LOS ANGELES – McDonald’s has agreed to pay a $26 million settlement after a long battle with its California cooks and cashiers who alleged that the fast-food chain failed to properly pay them for their work and work expenses.
The class-action lawsuit was first filed in California in 2013 and represented more than 38,000 employees who worked at restaurants owned and operated by McDonald’s.
Plaintiffs alleged the fast-food giant violated California overtime law, which requires workers be paid overtime when working more than 8 hours in a 24-hour period. Additionally, the plaintiffs alleged that the company denied workers timely breaks.
Workers also alleged that the company required them to both clean and iron their uniforms without compensation for the expenses of maintaining them as they got damaged by smoky and greasy restaurant conditions.
Despite denying any wrongdoing, McDonald’s finally agreed to settle the protracted litigation.
“While we continue to believe our employment practices comply with the California Labor Code, we have decided to resolve this lawsuit filed back in early 2013,” the company said in a statement.
Some see this particular settlement as a significant precedent.
“This settlement is significant and potentially path breaking in the quest to remedy inequality in our workforce throughout society,” said William B. Gould IV, professor of law at Stanford Law. “A settlement of this size isn’t entered into lightly without a careful review of the merits and consideration of a potential for more substantial liability in trial.”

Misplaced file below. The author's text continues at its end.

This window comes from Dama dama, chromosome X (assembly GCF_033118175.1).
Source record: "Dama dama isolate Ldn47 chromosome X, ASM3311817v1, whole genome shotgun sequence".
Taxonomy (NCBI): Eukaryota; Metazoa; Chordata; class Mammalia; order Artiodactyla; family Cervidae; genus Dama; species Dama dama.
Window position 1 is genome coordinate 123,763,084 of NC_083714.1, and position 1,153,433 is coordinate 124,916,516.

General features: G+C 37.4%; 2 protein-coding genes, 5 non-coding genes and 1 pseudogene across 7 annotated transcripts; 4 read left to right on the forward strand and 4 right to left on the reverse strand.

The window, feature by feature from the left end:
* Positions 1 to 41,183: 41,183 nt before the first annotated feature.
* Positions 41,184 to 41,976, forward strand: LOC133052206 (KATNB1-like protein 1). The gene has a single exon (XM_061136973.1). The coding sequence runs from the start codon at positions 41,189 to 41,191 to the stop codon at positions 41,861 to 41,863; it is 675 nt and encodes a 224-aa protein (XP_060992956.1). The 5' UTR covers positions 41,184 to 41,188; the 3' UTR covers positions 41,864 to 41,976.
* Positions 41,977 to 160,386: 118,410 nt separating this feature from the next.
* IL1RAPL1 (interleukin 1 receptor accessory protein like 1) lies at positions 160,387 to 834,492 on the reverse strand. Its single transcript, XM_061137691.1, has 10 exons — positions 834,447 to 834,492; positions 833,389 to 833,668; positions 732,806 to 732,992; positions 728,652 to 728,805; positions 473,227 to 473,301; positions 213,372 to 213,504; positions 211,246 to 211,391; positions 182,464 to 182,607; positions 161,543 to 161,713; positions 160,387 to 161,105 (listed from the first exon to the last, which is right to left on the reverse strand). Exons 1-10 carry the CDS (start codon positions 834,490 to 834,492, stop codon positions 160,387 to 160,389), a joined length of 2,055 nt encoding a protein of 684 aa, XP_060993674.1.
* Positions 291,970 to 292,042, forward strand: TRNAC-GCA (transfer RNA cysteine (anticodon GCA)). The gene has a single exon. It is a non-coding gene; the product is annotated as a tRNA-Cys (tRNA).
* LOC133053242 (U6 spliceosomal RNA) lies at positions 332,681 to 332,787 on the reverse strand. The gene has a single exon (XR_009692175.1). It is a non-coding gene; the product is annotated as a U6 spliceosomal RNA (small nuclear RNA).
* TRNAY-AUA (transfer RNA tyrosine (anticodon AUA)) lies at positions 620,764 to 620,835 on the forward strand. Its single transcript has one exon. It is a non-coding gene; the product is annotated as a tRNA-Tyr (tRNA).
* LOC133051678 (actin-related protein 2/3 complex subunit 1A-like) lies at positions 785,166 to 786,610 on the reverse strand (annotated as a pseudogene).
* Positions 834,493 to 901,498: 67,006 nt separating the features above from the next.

However, others attribute such settlements as benefiting plaintiff attorneys much more than consumers.
“The recent McDonald’s news comes on the heels of similar recent settlements where plaintiffs’ attorneys have taken advantage of the Private Attorneys General Act (PAGA) to capitalize on a lengthy, expensive court case,” said Kyla Christoffersen Powell, president and CEO of the Civil Justice Association of California.
“The McDonald’s litigation was stretched over six years and attorneys will take home up to one-third of the total $26 million-dollar settlement in addition to $1.5 million in expenses, while each class member will get less than $350. In yet another example, we see plaintiffs’ attorneys taking home huge percentages with little benefit to consumers.”